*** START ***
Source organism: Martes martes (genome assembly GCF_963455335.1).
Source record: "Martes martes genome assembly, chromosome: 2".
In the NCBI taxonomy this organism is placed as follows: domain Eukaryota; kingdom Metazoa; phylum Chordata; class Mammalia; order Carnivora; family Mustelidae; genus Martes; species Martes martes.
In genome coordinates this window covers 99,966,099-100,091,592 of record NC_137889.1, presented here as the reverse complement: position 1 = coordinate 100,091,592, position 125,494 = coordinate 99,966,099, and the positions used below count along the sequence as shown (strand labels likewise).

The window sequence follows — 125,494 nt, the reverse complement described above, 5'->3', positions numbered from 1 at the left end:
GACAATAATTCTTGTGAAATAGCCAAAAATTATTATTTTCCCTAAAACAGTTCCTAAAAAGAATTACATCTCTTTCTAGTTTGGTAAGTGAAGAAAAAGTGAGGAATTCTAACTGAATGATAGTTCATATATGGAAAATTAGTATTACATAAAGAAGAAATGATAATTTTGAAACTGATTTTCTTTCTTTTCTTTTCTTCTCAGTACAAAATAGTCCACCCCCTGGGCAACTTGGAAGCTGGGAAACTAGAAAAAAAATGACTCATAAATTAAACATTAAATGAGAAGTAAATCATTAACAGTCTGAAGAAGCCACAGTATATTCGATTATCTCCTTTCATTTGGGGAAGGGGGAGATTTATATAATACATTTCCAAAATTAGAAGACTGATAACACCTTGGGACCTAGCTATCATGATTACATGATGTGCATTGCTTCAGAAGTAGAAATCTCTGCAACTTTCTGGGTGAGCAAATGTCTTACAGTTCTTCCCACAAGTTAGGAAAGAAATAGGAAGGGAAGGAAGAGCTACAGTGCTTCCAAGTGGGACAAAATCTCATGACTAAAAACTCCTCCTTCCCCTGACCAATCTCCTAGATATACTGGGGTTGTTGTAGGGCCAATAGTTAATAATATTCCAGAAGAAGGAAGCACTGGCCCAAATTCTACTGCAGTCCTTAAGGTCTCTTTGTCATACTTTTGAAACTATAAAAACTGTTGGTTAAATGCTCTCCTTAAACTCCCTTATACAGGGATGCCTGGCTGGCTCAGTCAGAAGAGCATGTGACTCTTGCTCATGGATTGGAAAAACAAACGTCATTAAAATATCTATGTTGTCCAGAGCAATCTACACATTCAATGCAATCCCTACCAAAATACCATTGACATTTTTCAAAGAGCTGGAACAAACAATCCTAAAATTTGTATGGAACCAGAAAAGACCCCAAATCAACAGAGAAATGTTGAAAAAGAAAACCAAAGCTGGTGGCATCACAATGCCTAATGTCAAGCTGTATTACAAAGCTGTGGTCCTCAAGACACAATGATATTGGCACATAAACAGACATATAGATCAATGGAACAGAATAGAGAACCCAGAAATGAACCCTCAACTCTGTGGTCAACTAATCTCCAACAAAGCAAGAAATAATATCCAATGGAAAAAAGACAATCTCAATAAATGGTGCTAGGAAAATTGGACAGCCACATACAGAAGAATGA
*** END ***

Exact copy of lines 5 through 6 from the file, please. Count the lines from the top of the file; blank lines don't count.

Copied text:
The window sequence follows — 125,494 nt, the reverse complement described above, 5'->3', positions numbered from 1 at the left end:
GACAATAATTCTTGTGAAATAGCCAAAAATTATTATTTTCCCTAAAACAGTTCCTAAAAAGAATTACATCTCTTTCTAGTTTGGTAAGTGAAGAAAAAGTGAGGAATTCTAACTGAATGATAGTTCATATATGGAAAATTAGTATTACATAAAGAAGAAATGATAATTTTGAAACTGATTTTCTTTCTTTTCTTTTCTTCTCAGTACAAAATAGTCCACCCCCTGGGCAACTTGGAAGCTGGGAAACTAGAAAAAAAATGACTCATAAATTAAACATTAAATGAGAAGTAAATCATTAACAGTCTGAAGAAGCCACAGTATATTCGATTATCTCCTTTCATTTGGGGAAGGGGGAGATTTATATAATACATTTCCAAAATTAGAAGACTGATAACACCTTGGGACCTAGCTATCATGATTACATGATGTGCATTGCTTCAGAAGTAGAAATCTCTGCAACTTTCTGGGTGAGCAAATGTCTTACAGTTCTTCCCACAAGTTAGGAAAGAAATAGGAAGGGAAGGAAGAGCTACAGTGCTTCCAAGTGGGACAAAATCTCATGACTAAAAACTCCTCCTTCCCCTGACCAATCTCCTAGATATACTGGGGTTGTTGTAGGGCCAATAGTTAATAATATTCCAGAAGAAGGAAGCACTGGCCCAAATTCTACTGCAGTCCTTAAGGTCTCTTTGTCATACTTTTGAAACTATAAAAACTGTTGGTTAAATGCTCTCCTTAAACTCCCTTATACAGGGATGCCTGGCTGGCTCAGTCAGAAGAGCATGTGACTCTTGCTCATGGATTGGAAAAACAAACGTCATTAAAATATCTATGTTGTCCAGAGCAATCTACACATTCAATGCAATCCCTACCAAAATACCATTGACATTTTTCAAAGAGCTGGAACAAACAATCCTAAAATTTGTATGGAACCAGAAAAGACCCCAAATCAACAGAGAAATGTTGAAAAAGAAAACCAAAGCTGGTGGCATCACAATGCCTAATGTCAAGCTGTATTACAAAGCTGTGGTCCTCAAGACACAATGATATTGGCACATAAACAGACATATAGATCAATGGAACAGAATAGAGAACCCAGAAATGAACCCTCAACTCTGTGGTCAACTAATCTCCAACAAAGCAAGAAATAATATCCAATGGAAAAAAGACAATCTCAATAAATGGTGCTAGGAAAATTGGACAGCCACATACAGAAGAATGA